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Affirmative Action Plans

The existence of laws prohibiting discrimination in the workplace does not always guarantee that women, minorities, and other segments of the work force have equal employment opportunities. In an effort to help prevent discrimination and introduce more diversity into the workplace, some employers have adopted affirmative action plans. Affirmative action refers to outreach and recruitment methods that encourage minorities and other specific categories of the population to apply for jobs. The laws surrounding affirmative action in hiring are subject to change, however, as these policies are often challenged in the courts.

Some government agencies and most government contractors (those with more than 50 employees and government contracts worth more than $50,000) are required to use affirmative action plans when hiring. Private companies are generally free to decide on their own, but employers that discover a lack of diversity in their ranks after performing an audit may find such plans useful. Those planning to do business with the government will benefit from implementing an affirmative action plan (AAP) early, while those trying to reach new demographics may benefit from a similarly diverse work force.

For more information, see FindLaw's sections on Civil Rights and Employment Law.

Affirmative Action Plans: The Basics

Affirmative action plans are detailed guidelines for how an organization plans to actively seek out members who belong to a particular demographic group it believes is underrepresented. For example, an employer that discovers it lacks African-American employees (typically through an audit, one of the first steps) might put together an AAP with specific steps for addressing that demographic. This may include language on job advertisements urging minorities to apply, recruitment efforts in predominantly African-American neighborhoods, or a policy that favors African-Americans when all other qualifications among job applicants are equal.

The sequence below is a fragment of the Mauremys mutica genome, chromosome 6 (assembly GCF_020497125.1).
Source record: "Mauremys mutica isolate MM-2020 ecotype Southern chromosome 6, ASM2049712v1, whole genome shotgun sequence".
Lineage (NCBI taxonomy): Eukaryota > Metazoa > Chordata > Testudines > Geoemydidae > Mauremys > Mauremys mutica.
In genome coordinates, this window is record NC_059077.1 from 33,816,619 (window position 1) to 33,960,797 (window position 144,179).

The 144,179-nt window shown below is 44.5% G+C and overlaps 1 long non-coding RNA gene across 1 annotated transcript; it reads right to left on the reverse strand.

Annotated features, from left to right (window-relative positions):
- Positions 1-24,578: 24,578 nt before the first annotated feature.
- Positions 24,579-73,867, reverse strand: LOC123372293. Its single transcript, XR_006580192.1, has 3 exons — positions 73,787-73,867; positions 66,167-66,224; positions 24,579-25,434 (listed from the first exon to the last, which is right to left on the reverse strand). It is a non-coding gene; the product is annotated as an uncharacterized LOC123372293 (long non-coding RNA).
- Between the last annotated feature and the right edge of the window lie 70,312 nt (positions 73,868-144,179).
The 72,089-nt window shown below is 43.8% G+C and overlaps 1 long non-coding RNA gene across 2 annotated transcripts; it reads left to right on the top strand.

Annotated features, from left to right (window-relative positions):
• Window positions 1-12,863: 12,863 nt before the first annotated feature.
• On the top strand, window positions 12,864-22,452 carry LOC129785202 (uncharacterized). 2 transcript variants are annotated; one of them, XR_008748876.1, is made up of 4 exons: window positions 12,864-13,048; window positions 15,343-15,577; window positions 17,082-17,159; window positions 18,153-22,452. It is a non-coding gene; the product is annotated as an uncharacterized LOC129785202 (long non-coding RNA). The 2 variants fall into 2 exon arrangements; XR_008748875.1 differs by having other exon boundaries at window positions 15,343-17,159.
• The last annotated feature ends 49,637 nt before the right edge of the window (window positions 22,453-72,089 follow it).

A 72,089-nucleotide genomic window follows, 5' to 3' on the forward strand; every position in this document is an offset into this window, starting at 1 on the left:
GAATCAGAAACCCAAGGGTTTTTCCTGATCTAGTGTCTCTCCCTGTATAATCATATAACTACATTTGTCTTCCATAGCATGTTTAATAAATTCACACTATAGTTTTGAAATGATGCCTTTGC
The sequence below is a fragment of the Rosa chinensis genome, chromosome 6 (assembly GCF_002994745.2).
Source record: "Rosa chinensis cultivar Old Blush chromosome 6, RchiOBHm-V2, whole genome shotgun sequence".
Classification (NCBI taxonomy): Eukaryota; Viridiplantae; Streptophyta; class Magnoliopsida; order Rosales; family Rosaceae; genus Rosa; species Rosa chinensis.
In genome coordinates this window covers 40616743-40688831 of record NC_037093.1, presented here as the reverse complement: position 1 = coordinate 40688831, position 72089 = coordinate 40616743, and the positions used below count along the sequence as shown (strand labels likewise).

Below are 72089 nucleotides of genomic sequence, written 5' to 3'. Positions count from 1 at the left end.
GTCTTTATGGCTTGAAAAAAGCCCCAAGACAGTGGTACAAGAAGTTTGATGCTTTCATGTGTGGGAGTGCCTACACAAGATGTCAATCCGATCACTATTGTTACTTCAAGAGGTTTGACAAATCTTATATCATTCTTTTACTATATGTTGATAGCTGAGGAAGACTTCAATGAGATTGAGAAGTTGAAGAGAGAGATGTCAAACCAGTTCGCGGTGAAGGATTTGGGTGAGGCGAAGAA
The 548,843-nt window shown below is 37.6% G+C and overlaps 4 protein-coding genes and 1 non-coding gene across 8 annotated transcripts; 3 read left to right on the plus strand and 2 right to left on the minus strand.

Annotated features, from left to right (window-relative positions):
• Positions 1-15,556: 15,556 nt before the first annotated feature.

Most AAPs conform to the Code of Federal Regulations (specifically 41 CFR 60-2), which sets forth certain affirmative action requirements for federal government contractors. An AAP must have the following components in order to comply with the CFR:

  • Organizational Profile: This not only identifies the gender and ethnicity of each employee, but maps out how they relate to one another (such as in the form of a flowchart)
  • Availability Determinations: Calculations of the percentage of target minorities both within the organization and in the general population who have the requisite skills for available positions
  • Comparison of Incumbency to Availability: Using the above calculations and a description of the methodology used, this will help determine tangible promotion and recruitment goals
  • Designation of Responsibility: Essentially, this defines the responsibilities of each manager or supervisor in realizing the goals of the AAP
  • List of Problem Areas: Based on the previous components, this is a list of areas of concern (i.e. underrepresentation)
  • Corrective Actions: Tangible, action-oriented programs for correcting the problem areas identified in the previous step
  • Internal Audit and Report: Personnel manager must measure the effectiveness of the AAP, document related activities, identify problems with the AAP, and determine the overall effectiveness of the AAP

The Department of Labor provides sample affirmative action programs in order to assist employers wishing to comply with the CFR.

Private Employers and Affirmative Action

Even though many employers do not need to have affirmative action plans, almost every employer is required to be an equal opportunity employer. This means that even though they are not required to actively seek out minority employees, companies are also not allowed to discriminate against minorities in their hiring, firing, or workplace policies. This means that a company cannot refuse to hire and cannot fire someone based on their race.

Still, some employers voluntarily adopt affirmative action policies and will make an extra effort to hire a diverse work force. Employers are advised to follow the rules established for government contractors (and discussed above) even if they don't plan on seeking government contracts, since it is a proven and legally defensible method. Once a company adopts an AAP, it should follow it closely in order to avoid lawsuits from potential employees. But keep in mind that discrimination claims with respect to the hiring process are difficult to prove, especially when there might be many qualified candidates from many races (and genders) for one open position.

Learn More About Affirmative Action Plans from an Attorney

Matters of race, gender, and other protected characteristics can disrupt workplace harmony and even trigger lawsuits. If you're planning to implement an affirmative action plan in your organization, you'll want to meet with a local employment law lawyer to make sure your plan will be in compliance with state and federal employment laws.

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